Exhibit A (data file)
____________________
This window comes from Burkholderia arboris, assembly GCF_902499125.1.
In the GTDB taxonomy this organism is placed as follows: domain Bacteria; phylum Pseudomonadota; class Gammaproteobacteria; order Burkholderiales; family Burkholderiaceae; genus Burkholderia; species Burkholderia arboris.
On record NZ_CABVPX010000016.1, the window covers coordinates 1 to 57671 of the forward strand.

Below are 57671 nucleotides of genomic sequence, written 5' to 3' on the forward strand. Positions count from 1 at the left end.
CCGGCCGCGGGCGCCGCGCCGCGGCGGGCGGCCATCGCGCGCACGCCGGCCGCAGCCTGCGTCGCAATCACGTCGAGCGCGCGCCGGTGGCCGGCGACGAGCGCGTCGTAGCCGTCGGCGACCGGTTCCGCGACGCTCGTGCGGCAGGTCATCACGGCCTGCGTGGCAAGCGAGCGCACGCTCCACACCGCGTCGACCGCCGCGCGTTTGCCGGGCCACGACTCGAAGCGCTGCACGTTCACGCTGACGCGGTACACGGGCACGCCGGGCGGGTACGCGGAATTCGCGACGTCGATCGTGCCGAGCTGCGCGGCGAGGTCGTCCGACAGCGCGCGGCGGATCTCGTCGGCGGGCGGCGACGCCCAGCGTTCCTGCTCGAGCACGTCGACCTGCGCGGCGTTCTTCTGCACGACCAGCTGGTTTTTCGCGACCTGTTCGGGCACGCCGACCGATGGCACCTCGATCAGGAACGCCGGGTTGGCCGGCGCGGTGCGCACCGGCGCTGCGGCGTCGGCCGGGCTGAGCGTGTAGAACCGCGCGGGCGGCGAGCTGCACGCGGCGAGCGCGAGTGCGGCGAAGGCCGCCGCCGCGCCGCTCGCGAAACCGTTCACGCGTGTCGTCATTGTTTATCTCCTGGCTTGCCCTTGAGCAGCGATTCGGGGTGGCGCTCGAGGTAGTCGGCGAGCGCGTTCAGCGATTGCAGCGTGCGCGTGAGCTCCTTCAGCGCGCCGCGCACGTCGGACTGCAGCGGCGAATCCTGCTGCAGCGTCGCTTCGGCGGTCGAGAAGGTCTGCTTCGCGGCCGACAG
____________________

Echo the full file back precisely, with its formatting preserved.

This window comes from Burkholderia arboris, assembly GCF_902499125.1.
In the GTDB taxonomy this organism is placed as follows: domain Bacteria; phylum Pseudomonadota; class Gammaproteobacteria; order Burkholderiales; family Burkholderiaceae; genus Burkholderia; species Burkholderia arboris.
On record NZ_CABVPX010000016.1, the window covers coordinates 1 to 57671 of the forward strand.

Below are 57671 nucleotides of genomic sequence, written 5' to 3' on the forward strand. Positions count from 1 at the left end.
CCGGCCGCGGGCGCCGCGCCGCGGCGGGCGGCCATCGCGCGCACGCCGGCCGCAGCCTGCGTCGCAATCACGTCGAGCGCGCGCCGGTGGCCGGCGACGAGCGCGTCGTAGCCGTCGGCGACCGGTTCCGCGACGCTCGTGCGGCAGGTCATCACGGCCTGCGTGGCAAGCGAGCGCACGCTCCACACCGCGTCGACCGCCGCGCGTTTGCCGGGCCACGACTCGAAGCGCTGCACGTTCACGCTGACGCGGTACACGGGCACGCCGGGCGGGTACGCGGAATTCGCGACGTCGATCGTGCCGAGCTGCGCGGCGAGGTCGTCCGACAGCGCGCGGCGGATCTCGTCGGCGGGCGGCGACGCCCAGCGTTCCTGCTCGAGCACGTCGACCTGCGCGGCGTTCTTCTGCACGACCAGCTGGTTTTTCGCGACCTGTTCGGGCACGCCGACCGATGGCACCTCGATCAGGAACGCCGGGTTGGCCGGCGCGGTGCGCACCGGCGCTGCGGCGTCGGCCGGGCTGAGCGTGTAGAACCGCGCGGGCGGCGAGCTGCACGCGGCGAGCGCGAGTGCGGCGAAGGCCGCCGCCGCGCCGCTCGCGAAACCGTTCACGCGTGTCGTCATTGTTTATCTCCTGGCTTGCCCTTGAGCAGCGATTCGGGGTGGCGCTCGAGGTAGTCGGCGAGCGCGTTCAGCGATTGCAGCGTGCGCGTGAGCTCCTTCAGCGCGCCGCGCACGTCGGACTGCAGCGGCGAATCCTGCTGCAGCGTCGCTTCGGCGGTCGAGAAGGTCTGCTTCGCGGCCGACAG